SAN FRANCISCO – 10x Genomics highlighted its product development roadmap at the JP Morgan Healthcare Conference held here this week, with CEO Serge Saxonov detailing forthcoming advances across the company's portfolio.
He capped the firm's presentation with the announcement of the launch of the new Visium HD system, which boosts the resolution of the existing Visium platform from 55 micron spots to 2x2 micron squares, enabling analyses at the single-cell level.
The new system, which is now available for order, aims to meet demand for a higher resolution Visium product, which Saxonov said has been among the most frequent requests by the company's customers. To date, 10x has placed more than 500 of the original Visium systems.
In an interview with GenomeWeb, 10x Chief Technology Officer Michael Schnall-Levin said that like the existing Visium system, the HD platform will provide whole-transcriptome measurements, with the company also offering panels for both human and mouse.
Schnall-Levin said the Visium HD will not initially offer protein measurements but that the company plans to add that capability down the road.
Like Saxonov, Schnall-Levin said 10x has seen strong demand for a higher resolution Visium system.
"It's definitely by far the biggest thing that people have wanted from us," he said. "There have been a number of applications where people have been able to be really successful on standard Visium, but pretty much everyone we talk to has said they want higher resolution."
Single-cell resolution is "critical for a number of questions," Schnall-Levin said. "You have individual cells or a very fine cell layer, and you want to say things about it, and it would have been very challenging to [analyze it] with high confidence before."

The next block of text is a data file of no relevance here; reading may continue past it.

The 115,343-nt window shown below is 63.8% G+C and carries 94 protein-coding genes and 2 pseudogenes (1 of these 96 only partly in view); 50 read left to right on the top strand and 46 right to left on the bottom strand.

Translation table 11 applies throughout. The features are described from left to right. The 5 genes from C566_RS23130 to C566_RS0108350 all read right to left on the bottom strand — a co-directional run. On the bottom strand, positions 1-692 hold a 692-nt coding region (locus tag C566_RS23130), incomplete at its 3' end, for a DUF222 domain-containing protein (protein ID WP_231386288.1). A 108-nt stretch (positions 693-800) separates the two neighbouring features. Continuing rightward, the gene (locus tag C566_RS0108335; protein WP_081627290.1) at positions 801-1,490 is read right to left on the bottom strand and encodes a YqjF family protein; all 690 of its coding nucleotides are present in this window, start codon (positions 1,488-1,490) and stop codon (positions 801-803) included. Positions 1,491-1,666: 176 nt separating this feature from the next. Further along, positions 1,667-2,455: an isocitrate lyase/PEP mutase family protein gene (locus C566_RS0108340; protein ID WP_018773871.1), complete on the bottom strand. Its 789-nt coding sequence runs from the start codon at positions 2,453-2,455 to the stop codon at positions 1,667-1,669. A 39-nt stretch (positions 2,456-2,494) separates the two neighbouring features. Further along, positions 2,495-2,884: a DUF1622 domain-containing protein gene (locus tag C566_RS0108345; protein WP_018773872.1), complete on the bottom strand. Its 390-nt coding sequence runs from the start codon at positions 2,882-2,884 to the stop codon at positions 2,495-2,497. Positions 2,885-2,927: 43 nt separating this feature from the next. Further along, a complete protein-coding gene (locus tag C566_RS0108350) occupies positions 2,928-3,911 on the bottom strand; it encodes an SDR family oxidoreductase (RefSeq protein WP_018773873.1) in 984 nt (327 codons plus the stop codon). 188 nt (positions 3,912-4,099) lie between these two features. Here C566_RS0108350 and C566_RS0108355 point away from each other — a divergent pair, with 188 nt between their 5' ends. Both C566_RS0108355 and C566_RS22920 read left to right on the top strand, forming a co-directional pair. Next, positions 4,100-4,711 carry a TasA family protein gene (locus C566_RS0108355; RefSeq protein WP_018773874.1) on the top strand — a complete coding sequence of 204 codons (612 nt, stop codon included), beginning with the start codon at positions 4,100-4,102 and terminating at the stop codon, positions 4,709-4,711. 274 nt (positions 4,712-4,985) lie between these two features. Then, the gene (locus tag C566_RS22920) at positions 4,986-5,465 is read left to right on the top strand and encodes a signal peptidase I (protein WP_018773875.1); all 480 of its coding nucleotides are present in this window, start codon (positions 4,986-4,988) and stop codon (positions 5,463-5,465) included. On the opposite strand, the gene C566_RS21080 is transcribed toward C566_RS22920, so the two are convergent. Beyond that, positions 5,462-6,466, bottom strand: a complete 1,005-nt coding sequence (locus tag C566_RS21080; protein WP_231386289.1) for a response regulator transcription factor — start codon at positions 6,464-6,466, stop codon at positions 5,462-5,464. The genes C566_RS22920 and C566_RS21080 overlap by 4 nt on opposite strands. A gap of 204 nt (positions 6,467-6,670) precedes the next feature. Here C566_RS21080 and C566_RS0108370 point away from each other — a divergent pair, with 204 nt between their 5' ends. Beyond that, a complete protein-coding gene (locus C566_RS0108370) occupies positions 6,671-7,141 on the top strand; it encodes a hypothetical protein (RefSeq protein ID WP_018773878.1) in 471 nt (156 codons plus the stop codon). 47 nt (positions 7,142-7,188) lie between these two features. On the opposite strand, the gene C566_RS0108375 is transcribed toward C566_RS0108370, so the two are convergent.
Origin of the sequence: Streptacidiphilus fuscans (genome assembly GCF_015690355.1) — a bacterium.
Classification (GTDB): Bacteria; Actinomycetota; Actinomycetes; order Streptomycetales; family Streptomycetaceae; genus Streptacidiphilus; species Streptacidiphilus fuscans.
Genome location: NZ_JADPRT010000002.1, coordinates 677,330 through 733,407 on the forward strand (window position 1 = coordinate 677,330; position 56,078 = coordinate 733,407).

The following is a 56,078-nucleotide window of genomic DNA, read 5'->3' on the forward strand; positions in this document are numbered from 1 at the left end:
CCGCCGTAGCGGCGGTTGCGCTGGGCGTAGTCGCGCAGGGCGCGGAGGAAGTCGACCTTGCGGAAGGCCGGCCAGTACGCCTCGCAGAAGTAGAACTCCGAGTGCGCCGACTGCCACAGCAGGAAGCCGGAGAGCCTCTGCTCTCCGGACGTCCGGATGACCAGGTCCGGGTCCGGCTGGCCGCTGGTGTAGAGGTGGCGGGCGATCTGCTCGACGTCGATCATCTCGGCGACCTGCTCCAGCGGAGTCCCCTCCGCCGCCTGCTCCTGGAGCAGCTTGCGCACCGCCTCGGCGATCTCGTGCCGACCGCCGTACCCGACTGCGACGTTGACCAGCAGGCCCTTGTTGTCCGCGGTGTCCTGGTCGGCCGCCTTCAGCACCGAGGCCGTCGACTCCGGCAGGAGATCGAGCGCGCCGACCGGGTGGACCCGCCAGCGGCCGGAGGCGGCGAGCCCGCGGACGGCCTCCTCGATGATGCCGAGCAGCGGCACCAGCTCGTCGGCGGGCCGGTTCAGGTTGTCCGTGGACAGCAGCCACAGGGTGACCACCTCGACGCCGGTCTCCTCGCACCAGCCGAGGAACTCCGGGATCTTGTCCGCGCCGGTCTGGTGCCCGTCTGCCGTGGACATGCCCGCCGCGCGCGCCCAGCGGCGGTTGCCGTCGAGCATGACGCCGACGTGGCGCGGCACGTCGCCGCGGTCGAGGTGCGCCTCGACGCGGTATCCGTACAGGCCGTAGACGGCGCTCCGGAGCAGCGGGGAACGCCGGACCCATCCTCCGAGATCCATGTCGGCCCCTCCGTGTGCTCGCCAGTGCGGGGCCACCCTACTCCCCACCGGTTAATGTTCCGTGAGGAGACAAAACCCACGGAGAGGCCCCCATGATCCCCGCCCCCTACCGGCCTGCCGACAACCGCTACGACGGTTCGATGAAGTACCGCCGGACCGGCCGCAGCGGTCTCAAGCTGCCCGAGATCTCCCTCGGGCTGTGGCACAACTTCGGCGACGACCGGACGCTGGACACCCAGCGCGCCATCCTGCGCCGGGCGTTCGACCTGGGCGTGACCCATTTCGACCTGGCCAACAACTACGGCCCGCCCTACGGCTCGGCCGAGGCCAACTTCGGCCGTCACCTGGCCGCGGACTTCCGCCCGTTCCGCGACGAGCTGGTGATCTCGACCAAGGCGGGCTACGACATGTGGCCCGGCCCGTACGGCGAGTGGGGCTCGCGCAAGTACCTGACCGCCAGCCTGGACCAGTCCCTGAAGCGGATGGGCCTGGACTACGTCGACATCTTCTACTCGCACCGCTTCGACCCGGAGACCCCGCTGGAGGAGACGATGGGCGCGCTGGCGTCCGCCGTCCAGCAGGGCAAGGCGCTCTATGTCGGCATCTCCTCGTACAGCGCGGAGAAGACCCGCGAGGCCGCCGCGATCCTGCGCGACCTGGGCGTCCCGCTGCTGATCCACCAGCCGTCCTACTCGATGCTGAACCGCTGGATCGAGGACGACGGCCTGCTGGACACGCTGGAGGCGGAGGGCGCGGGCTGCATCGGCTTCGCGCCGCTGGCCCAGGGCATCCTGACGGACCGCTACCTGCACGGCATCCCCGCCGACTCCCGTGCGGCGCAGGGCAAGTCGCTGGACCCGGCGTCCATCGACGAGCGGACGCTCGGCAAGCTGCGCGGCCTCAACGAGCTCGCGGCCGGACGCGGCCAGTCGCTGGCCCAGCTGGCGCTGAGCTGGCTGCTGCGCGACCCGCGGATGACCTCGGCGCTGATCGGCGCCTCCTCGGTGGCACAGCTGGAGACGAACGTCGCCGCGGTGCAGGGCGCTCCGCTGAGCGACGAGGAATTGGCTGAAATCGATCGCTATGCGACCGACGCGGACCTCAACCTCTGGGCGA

10x said pricing for the HD will be slightly less than twice that of the existing Visium platform. Schnall-Levin also said that assays run on the HD system will require around twice as much sequencing to read out the panels as is required for the current instrument. He noted that declining sequencing costs make that less burdensome than it might have been previously.
"Years ago, that might have been a little bit more painful, but I think now, it is landing in a pretty decent spot," he said.
Saxonov also announced coming upgrades to 10x's Chromium and Xenium platforms during his presentation.
Regarding Chromium, he said the company was working on advances in sensitivity, cell recovery, throughput and scale, and ease of use, with the ultimate goal of driving the cost per sample down to $100. Saxonov said that 2023 Chromium revenues totaled roughly $468 million.
With regard to Xenium, he laid out a series of coming improvements, beginning with the rollout in Q1 2024 of improved cell segmentation capabilities. In Q2, the company plans to boost the platform's multiplexing level to around 5,000 targets, and in the second half of the year, it will roll out increased in-line protein multiplexing. Looking toward the end of 2024 and beyond, Saxonov said the company plans to release more mid-plex gene expression panels featuring around 1,000 to 2,000 targets to provide customers with "more flexibility and more options."
10x released preliminary earnings on Monday, projecting fourth quarter revenues of approximately $184.0 million, up 18 percent year over year.
Looking to 2024, 10x CFO Justin McAnear cautioned during the conference presentation that macroeconomic trends could present challenges, noting that "some conservatism is appropriate."